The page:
International Classification of Diseases eleventh edition: letter to stakeholders, Mental Health Leads Network and health boards

Letter from Professor Sir Gregor Smith, Chief Medical Officer, about the transition to the International Classification of Diseases, eleventh edition, mental, behavioural and neurodevelopmental disorders.

International Classification of Diseases, eleventh edition, mental, behavioural and neurodevelopmental disorders

The implementation and promotion of ICD 11 across all mental health services is an action within the Scottish Government’s Mental Health Transition and Recovery Plan. Scotland is one of the first countries worldwide taking steps to implement and promote ICD 11.

A Scottish ICD 11 Implementation Group was established in April 2021 and is chaired by Dr John Mitchell CBE. Membership includes representatives from Health Boards, Public Bodies, a range of Mental Health Professions, Lived Experience organisations and WHO. Overall consensus is that the move from ICD 10 to ICD 11 will be beneficial to clinicians and patients, particularly as a means of improving diagnostic interactions. 

Psychiatrists in NHS Highland successfully started using ICD 11 from January 2022.

Next steps

The Minister for Mental Wellbeing and Social Care has been advised by the implementation group and has agreed to a clinical implementation date for ICD 11 MBND of 1 November 2022. In line with our commitment within the Transition and Recovery Plan, this change will initially apply to mental health practitioners and clinicians involved in diagnostic conversations in this area. This is to ensure that our approach to metal health services and associated interventions is based on the most up to date international understanding of mental illness.

As part of the Data Strategy for Health and Social Care, currently being consulted on, the Scottish Government will consider the transition to ICD 11 for physical health and other conditions. Implementation for physical health and other considtions will require a considerable programme of work, and so recognising the immediate benefits ICD 11 can bring in Mental Health, we have chose to take an iterative approach to implementation. We will offer further advice about what this transition will mean in practice and outline any further actions we intend to take to support this in due course.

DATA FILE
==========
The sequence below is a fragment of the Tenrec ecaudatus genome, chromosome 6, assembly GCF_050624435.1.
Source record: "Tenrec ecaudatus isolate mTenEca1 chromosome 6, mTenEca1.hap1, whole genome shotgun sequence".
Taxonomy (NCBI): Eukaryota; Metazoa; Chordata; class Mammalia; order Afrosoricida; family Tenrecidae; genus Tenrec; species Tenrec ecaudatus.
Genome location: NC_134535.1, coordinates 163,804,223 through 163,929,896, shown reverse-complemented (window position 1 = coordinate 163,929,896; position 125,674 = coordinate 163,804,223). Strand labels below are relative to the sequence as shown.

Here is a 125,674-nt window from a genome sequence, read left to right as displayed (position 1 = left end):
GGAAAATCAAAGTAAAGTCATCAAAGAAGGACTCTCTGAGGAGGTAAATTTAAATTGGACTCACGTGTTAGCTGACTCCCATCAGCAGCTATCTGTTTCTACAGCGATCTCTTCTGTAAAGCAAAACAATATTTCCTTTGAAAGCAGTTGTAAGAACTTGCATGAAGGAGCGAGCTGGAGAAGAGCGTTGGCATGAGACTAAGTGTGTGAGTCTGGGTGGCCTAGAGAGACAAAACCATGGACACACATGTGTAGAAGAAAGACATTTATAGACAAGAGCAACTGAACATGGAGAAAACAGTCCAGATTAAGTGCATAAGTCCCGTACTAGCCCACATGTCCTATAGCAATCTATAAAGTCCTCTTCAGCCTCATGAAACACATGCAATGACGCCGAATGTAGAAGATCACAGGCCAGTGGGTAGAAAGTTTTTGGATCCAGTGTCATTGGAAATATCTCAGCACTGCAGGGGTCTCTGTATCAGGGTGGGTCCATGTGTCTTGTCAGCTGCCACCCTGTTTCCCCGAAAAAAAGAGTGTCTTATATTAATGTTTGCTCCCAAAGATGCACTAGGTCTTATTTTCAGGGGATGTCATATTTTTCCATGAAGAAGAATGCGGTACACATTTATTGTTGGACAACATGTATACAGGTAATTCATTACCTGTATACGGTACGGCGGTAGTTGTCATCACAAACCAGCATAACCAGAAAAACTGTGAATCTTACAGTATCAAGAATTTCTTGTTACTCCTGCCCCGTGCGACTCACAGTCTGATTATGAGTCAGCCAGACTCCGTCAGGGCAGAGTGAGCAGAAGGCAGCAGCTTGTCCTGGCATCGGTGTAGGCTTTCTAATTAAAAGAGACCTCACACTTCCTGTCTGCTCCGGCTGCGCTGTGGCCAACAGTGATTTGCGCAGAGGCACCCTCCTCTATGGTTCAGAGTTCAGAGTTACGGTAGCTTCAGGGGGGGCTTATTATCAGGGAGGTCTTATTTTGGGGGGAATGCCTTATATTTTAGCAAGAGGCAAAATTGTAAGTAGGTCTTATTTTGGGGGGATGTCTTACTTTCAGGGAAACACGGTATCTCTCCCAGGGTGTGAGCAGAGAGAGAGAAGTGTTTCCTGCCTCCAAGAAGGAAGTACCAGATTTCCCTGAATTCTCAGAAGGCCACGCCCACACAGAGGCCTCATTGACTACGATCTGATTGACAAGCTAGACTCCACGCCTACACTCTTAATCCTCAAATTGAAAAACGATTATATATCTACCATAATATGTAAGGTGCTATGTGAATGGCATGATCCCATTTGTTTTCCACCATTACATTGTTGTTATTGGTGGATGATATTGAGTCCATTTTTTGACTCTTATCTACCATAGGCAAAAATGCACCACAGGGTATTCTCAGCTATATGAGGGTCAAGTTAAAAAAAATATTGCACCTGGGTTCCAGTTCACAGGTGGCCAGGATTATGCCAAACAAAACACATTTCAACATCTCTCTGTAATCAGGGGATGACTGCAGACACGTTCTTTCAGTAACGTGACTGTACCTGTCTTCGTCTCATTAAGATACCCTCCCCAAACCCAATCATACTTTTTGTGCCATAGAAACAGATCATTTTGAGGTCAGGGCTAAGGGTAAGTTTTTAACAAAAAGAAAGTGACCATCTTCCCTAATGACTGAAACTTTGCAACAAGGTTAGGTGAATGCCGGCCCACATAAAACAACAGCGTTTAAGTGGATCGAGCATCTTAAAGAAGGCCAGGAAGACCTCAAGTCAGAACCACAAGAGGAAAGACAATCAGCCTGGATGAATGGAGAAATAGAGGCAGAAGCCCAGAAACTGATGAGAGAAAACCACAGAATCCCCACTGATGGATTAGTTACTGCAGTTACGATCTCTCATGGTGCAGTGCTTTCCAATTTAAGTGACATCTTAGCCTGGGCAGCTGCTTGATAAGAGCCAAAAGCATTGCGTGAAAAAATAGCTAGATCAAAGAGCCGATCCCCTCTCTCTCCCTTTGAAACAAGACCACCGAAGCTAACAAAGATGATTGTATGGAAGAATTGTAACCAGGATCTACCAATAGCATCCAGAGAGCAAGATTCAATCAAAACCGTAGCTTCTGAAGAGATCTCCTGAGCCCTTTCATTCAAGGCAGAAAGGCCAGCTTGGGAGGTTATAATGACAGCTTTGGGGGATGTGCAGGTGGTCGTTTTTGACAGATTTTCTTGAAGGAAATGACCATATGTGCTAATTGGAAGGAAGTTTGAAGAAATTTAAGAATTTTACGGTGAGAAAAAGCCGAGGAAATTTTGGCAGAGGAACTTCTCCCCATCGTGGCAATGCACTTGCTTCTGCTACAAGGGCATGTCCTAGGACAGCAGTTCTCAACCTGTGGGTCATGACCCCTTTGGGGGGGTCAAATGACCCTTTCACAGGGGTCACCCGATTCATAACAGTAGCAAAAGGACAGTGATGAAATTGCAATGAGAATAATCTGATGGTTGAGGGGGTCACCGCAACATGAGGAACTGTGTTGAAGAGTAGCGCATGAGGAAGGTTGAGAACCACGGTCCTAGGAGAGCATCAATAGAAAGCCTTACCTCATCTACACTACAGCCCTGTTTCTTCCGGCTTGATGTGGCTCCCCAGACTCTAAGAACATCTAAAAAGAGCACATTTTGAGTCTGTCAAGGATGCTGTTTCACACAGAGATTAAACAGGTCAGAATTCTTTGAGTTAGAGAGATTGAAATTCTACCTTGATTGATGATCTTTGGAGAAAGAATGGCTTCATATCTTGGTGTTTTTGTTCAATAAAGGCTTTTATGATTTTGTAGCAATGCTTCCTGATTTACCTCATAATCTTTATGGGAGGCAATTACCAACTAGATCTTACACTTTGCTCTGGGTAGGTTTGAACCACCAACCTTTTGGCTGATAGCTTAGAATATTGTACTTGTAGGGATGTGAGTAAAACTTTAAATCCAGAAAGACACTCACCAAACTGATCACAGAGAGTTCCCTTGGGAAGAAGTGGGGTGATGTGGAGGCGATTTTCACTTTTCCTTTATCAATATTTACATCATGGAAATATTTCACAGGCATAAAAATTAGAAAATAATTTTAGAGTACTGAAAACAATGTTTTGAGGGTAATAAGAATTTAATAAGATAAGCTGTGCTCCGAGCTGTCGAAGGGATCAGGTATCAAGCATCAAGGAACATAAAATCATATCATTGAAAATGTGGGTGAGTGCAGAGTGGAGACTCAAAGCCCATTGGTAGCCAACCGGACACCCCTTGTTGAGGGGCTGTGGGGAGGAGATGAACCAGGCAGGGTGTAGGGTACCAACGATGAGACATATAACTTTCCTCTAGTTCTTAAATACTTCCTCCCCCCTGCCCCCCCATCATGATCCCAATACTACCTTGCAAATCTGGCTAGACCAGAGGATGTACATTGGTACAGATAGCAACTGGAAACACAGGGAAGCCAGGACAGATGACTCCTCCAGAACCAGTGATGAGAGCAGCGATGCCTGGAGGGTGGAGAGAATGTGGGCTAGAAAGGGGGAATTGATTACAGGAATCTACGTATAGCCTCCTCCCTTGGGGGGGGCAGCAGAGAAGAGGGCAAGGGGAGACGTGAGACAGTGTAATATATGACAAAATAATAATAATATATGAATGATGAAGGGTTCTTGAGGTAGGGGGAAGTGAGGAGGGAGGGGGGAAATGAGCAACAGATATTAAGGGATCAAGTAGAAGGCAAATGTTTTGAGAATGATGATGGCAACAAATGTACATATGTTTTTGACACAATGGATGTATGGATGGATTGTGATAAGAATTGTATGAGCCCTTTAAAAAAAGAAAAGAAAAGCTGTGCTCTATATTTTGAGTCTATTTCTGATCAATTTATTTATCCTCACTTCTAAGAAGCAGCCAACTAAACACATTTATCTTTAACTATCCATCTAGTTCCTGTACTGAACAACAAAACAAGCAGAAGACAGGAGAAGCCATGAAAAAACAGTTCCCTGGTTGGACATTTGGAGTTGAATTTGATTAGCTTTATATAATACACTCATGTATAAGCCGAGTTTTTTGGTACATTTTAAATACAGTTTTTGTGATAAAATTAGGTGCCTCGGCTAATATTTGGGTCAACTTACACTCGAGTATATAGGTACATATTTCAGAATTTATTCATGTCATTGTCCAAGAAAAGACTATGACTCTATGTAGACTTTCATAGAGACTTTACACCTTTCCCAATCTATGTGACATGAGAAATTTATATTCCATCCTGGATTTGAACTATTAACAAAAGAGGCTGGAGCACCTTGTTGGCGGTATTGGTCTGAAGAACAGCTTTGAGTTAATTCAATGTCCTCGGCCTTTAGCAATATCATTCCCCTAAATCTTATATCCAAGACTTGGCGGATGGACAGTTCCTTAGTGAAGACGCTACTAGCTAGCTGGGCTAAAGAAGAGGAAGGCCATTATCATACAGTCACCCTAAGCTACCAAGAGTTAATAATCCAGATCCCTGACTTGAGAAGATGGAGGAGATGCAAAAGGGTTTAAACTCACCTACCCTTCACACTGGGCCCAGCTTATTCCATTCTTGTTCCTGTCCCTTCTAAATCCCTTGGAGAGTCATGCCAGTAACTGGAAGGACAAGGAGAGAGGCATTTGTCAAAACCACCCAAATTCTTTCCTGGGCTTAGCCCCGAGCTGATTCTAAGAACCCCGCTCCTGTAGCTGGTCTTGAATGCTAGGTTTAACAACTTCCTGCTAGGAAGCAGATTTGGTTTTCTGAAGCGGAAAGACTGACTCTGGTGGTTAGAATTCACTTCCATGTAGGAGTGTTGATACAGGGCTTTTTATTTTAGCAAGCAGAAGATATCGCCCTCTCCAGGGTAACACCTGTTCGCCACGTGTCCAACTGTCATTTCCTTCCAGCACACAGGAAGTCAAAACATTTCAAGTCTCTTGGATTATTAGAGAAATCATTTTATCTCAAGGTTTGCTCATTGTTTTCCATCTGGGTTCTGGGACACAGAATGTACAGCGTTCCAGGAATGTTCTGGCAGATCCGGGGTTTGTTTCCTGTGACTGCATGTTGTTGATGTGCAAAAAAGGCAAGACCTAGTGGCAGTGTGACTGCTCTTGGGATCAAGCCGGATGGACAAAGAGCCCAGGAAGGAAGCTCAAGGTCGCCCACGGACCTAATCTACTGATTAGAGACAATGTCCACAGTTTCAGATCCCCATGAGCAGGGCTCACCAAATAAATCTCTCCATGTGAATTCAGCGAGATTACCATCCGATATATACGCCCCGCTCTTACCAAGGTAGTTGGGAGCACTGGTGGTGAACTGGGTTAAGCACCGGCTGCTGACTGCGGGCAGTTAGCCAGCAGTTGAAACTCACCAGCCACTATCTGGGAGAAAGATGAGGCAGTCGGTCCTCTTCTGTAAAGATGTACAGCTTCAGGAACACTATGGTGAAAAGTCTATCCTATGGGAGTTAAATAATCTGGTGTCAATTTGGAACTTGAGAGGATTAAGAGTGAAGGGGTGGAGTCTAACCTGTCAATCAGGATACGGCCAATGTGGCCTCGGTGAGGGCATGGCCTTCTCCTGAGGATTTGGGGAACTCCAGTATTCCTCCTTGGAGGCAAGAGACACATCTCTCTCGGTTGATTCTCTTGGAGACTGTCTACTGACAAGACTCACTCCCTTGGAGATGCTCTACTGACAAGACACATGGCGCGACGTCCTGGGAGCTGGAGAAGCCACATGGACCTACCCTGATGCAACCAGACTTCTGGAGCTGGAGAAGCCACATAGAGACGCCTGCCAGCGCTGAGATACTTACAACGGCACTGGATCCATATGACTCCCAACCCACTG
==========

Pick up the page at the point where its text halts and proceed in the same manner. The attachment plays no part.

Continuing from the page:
To support the initial transition, we are working with NHS Education for Scotland to develop training for multidisciplinary clinicians, available by October 2022, which will explain the key changes and the impact they may have in practice. We would not expect this training to be mandatory, but ask that relevant clinicians are made aware of it so they can include it in their ongoing continuous professional development. In addition, highly specialist training, targeted at those with particular interests, has been developed by the WHO and is available free. 

To help increase broader understanding and awareness, we are developing a short animation and patient information leaflet for people who have a mental health condition, learning disability or autism. 

Data collection and coding

This change will have wider implications on how we manage and record data. The Scottish Government is engaging with Public Health Scotland to manage the coding transition from ICD 10 to ICD 11 for data sets in the medium to longer term. More immediately, Public Health Scotland are developing a tool to map the ICD 11 codes used in diagnosis to ICD 10 codes for data collection purposes. We will write to boards again in the coming months to provide further guidance on this for both clinicians and coders. 

Wider dissemination

To support clinicians to use ICD 11 codes in their diagnostic interactions from 1 November, can we ask that this information is disseminated across your board areas and networks to all relevant staff including psychiatrists, psychologists, nurses, allied health professionals and mental health officers. More information can be found at: ICD-11 (

Yours sincerely,

Gregor Smith

Professor Sir Gregor Smith, Chief Medical Officer

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